Coronavirus Lockdown-Measures before the German Constitutional Court

By Holger Hestermeyer, 30 April
Constitutional Court of Germany Building (photo credit: Sean Gallup/Getty Images)
Constitutional Court of Germany Building (photo credit: Sean Gallup/Getty Images)

The strict responses to the Covid-19 pandemic in Germany have triggered a slew of judicial challenges, including before the Constitutional Court. While the Court’s’ decisions have respected the demands of a decisive pandemic response, they have also ensured that fundamental rights are not swept aside and that authorities continue to bear in mind fundamental rights obligations when applying the relevant measures. In the process, the Court has complemented the localised but coordinated decision making framework that German federalism engenders – writes Dr Holger Hestermeyer.

The first coronavirus infection in Germany was diagnosed on 27 January 2020. While that outbreak would be contained by the end of February, the pandemic had nevertheless taken a hold in Germany. The German state machinery reacted with a number of measures at all levels ranging from amendment of certain technical rules at the end of January to passing lockdown measures of a breadth and severity without precedent in the history of the Federal Republic of Germany in the second half of March. While the first lockdown measures were passed at the municipal level, most of the measures currently in force have been promulgated in statutory instruments by the executives of the German Länder (states). The federal and Länder governments also agreed on non-binding guidelines to coordinate responses.

This piece provides an overview of recent case law in the Federal Constitutional Court concerning coronavirus lockdown measures. The cases handled by the Court represent merely a fraction of a large and growing body of cases filed against these measures as cases can be pursued in several separate branches of the German court system: The Federal Constitutional Court in Karlsruhe, constitutional courts of the Länder as well as administrative courts.

A system that prides itself on protecting the rule of law must provide avenues for effective judicial review of these unprecedented restrictions.

The large number of cases filed against the measures should not surprise anyone. While strict measures to contain the pandemic and protect health systems were necessary, the effects of the measures – even if strictly time-limited – are severe and range from threatening livelihoods to risking the isolation of the elderly. Issued by executives at breakneck speed, the measures throw into turmoil a complex legal order with detailed rules painstakingly conceived over decades of democratic governance. A system that prides itself on protecting the rule of law must provide avenues for effective judicial review of these unprecedented restrictions.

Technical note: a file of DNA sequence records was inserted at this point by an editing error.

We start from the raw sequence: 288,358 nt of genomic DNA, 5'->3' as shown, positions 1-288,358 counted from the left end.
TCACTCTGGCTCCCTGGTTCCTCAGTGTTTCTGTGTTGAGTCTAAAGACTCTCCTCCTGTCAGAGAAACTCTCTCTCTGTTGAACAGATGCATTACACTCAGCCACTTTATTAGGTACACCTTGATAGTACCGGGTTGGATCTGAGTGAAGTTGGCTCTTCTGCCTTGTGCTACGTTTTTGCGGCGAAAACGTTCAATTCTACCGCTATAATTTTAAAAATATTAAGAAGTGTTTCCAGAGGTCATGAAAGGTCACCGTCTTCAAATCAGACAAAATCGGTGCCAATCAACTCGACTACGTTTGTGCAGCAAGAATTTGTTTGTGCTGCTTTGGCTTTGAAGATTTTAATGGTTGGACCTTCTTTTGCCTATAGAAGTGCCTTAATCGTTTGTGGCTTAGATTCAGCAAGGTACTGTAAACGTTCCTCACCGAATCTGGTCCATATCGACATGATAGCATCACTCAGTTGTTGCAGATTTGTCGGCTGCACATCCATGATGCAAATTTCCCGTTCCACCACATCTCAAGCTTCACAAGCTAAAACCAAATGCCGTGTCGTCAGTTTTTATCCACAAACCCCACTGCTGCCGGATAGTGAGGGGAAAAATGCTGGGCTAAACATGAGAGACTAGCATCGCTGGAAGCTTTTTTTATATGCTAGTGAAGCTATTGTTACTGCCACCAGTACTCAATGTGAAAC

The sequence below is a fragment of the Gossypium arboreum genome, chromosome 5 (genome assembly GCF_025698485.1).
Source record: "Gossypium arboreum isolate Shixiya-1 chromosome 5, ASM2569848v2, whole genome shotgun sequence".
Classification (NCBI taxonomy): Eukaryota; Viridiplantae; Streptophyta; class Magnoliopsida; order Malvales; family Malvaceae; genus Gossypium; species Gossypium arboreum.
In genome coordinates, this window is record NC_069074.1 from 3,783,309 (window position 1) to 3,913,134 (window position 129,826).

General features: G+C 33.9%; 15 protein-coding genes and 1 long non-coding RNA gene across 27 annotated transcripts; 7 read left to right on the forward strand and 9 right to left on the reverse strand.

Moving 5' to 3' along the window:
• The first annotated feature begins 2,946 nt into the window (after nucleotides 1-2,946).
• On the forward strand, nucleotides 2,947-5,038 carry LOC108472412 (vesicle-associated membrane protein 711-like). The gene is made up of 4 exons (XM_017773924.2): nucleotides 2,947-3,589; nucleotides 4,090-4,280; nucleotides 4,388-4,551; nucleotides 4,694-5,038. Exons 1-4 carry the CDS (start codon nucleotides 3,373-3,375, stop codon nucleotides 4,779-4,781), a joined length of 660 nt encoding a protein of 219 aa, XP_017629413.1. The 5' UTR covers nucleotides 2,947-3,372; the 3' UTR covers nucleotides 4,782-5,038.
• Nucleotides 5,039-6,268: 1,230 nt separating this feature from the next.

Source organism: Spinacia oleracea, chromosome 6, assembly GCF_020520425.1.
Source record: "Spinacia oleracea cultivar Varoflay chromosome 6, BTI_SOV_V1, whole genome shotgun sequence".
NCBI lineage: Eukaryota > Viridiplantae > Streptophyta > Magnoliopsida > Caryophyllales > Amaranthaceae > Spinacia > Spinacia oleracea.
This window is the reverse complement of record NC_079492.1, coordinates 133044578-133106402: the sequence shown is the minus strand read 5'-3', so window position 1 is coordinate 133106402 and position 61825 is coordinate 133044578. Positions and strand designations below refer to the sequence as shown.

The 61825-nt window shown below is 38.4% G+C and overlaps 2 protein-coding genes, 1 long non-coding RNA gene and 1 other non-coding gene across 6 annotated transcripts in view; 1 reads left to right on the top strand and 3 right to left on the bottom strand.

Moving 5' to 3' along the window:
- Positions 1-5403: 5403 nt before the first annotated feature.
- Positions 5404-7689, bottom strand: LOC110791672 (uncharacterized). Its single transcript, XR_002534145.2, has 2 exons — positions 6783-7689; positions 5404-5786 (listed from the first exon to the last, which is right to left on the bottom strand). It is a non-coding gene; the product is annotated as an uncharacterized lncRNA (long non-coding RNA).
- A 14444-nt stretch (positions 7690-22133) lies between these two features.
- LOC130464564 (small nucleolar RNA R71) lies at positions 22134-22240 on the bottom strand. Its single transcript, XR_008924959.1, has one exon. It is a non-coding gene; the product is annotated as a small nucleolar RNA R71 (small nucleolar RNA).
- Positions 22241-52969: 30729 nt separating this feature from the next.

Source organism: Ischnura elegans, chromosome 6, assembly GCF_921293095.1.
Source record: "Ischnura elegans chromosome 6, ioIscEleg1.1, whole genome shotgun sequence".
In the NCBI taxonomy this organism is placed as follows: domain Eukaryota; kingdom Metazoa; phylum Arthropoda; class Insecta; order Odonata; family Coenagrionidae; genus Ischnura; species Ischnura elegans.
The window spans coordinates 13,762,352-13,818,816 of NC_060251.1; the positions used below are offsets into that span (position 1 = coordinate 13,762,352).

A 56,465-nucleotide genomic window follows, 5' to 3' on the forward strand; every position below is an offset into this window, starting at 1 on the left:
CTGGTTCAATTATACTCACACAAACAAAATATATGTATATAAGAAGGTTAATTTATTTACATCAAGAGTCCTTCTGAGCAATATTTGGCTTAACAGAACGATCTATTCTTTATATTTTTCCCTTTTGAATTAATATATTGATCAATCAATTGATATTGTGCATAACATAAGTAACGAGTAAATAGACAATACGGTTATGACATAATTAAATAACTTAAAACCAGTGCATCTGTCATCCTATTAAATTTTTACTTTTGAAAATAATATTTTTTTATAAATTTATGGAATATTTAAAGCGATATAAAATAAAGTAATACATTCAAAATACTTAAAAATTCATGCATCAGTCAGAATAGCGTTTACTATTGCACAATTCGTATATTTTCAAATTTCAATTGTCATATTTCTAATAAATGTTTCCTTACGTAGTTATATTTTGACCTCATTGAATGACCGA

This piece tackles the topic in three steps: First, I will give an overview over the statutory instruments of the German Länder that contain the relevant lockdown measures. Secondly, I will set out some of the main constitutional issues they raise. Thirdly, I will turn to the case law.

Coordinated State Lockdown Measures

Germany is a federal republic. The lockdown measures that are the subject of this piece have been promulgated as statutory instruments by the governments of the German Länder. All 16 German Länder have passed and repeatedly amended such instruments: Baden-Württemberg, Bavaria, Berlin, Brandenburg, Bremen, Hamburg, Hesse, Lower Saxony, Mecklenburg-Vorpommern, North Rhine-Westphalia, Rhineland-Palatinate, Saarland, Saxony, Saxony-Anhalt, Schleswig-Holstein, Thuringia.

The states base their statutory instruments on section 32 of the Federal Act to Prevent and Fight Human Infectious Diseases (Infektionsschutzgesetz). The provision empowers Länder governments to promulgate statutory instruments authorising measures including, under certain conditions, in particular obliging ‘people to remain where they are or only leave under certain conditions or to not enter places it determines or public places or only enter under certain conditions’, or ‘limit or ban events or other assemblies of persons’ and limit ‘fundamental rights of personal freedom … freedom of assembly … freedom of movement … and inviolability of the home …’. The wording of the provision was changed on 27 March 2020 by the much criticised federal Act to Protect the Population in Epidemics of National Reach that was passed at record speed to add a component of federal action to the Infektionsschutzgesetz, which, before, largely relied on action by the Länder.